An overlay that fits over all or part of a keyboard and has labels describing the functions of each key within a particular application.
A model or standard for making comparisons
A strip of metal used in boiler-making, pierced with a series of holes, and serving as a guide in marking out a line of rivet-holes.
An old term for a standardized guide in design.
The architect referred to his wooden templet while sketching the building's layout.
A shaped piece of rigid material used as a pattern for processes such as cutting out, shaping, or drilling.
A pattern or gauge, such as a thin metal plate with a cut pattern, used as a guide in making something accurately, as in woodworking or the carving of architectural profiles.
A document or file having a preset format, used as a starting point for a particular application so that the format does not have to be recreated each time it is used
A loan amortization template for a spreadsheet program.
A horizontal piece of stone or timber used to distribute weight or pressure, as over a door frame.
A physical object whose shape is used as a guide to make other objects.
A generic model or pattern from which other objects are based or derived.
(computing) document template file with a basic outline for a work
(molecular biology) A macromolecule which provides a pattern for the synthesis of another molecule.
A partially defined class or function, that can be instantiated in a variety of ways depending on the instantiation arguments.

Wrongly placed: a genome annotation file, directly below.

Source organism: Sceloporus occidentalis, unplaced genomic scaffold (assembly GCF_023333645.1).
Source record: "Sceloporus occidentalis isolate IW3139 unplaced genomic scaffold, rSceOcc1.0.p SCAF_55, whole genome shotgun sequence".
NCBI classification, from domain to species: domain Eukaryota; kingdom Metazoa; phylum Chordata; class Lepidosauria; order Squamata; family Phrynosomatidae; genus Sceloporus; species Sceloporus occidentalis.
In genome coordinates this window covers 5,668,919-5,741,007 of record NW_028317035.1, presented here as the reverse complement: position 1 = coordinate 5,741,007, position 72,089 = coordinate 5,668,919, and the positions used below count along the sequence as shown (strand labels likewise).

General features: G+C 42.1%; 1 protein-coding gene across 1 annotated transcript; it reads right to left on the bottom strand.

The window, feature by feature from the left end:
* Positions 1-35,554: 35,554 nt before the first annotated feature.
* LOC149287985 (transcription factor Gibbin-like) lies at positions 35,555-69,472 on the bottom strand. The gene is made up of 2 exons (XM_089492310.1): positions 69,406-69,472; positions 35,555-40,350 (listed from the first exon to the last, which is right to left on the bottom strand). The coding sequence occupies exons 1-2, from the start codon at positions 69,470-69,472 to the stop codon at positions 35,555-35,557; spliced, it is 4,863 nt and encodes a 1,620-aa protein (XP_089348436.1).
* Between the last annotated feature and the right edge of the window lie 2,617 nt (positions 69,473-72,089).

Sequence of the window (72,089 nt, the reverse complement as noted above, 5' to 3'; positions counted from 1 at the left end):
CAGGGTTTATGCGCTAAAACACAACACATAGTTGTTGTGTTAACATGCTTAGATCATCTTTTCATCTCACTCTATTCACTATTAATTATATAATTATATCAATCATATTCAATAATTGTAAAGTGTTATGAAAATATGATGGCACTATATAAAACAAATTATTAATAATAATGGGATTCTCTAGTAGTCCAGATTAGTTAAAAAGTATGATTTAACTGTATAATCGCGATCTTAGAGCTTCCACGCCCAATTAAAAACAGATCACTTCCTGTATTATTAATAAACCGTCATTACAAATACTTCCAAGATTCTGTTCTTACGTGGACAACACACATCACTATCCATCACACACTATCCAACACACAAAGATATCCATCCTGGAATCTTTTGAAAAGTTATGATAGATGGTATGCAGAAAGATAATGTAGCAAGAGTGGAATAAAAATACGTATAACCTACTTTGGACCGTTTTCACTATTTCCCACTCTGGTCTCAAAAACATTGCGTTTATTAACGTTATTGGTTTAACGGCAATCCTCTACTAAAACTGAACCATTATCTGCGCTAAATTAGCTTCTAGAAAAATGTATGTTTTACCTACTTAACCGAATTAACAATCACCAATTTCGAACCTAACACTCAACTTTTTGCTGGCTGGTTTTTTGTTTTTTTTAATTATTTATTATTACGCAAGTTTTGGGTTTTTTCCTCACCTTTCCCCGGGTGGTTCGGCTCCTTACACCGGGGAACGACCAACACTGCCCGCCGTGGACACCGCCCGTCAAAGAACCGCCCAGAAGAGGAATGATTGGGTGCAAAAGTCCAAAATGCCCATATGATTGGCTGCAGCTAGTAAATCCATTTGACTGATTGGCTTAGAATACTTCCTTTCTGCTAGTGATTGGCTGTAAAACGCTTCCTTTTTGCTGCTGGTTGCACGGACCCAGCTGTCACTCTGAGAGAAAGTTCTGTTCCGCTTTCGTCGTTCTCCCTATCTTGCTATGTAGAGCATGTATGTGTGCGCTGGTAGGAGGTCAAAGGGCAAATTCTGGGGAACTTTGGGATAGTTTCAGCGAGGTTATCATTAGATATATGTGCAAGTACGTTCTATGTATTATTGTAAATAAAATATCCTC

To provide a template or pattern for.
Same as Templet.
A model or standard for making comparisons
To set up or mark off using a template.
What's a templet?
A templet is an older term, primarily referring to a physical pattern or mold, especially used in manual operations like woodworking.
Is templet still in common use?
Templet is considered archaic and is not frequently used in modern English, especially compared to template.
How does template differ from templet?
While a templet usually refers to a physical pattern, a template can mean both physical and digital patterns or formats and is more commonly used in today's language.
Can I use template in a digital context?
Absolutely. The term "template" is widely used to describe preformatted digital designs, such as website themes or document layouts.
Would a carpenter use a templet or a template?
Historically, a carpenter might have used a "templet" as a physical guide. Nowadays, they might use the term "template" more generically.
Would it be incorrect to use templet in place of template?
While not technically incorrect, using "templet" in modern contexts might sound outdated or unfamiliar to most listeners or readers.
Do both terms originate from the same root?
Both templet and template are derived from terms suggesting a pattern or model, with templet coming from Old French and template having Latin roots.
In what scenario would I encounter the word templet?
You might come across "templet" in older literature or in specific contexts related to manual crafts or historical references.
Why don't I see "templet" in contemporary texts?
The word "templet" has become outdated, with "template" becoming the more prevalent term due to its broader applicability.
Can a template be something intangible?
Yes, in addition to physical patterns, a template can also refer to abstract models or standards, especially in design or computing.
Share Your Discovery
Tayyaba Rehman is a distinguished writer, currently serving as a primary contributor to askdifference.com. As a researcher in semantics and etymology, Tayyaba's passion for the complexity of languages and their distinctions has found a perfect home on the platform. Tayyaba delves into the intricacies of language, distinguishing between commonly confused words and phrases, thereby providing clarity for readers worldwide.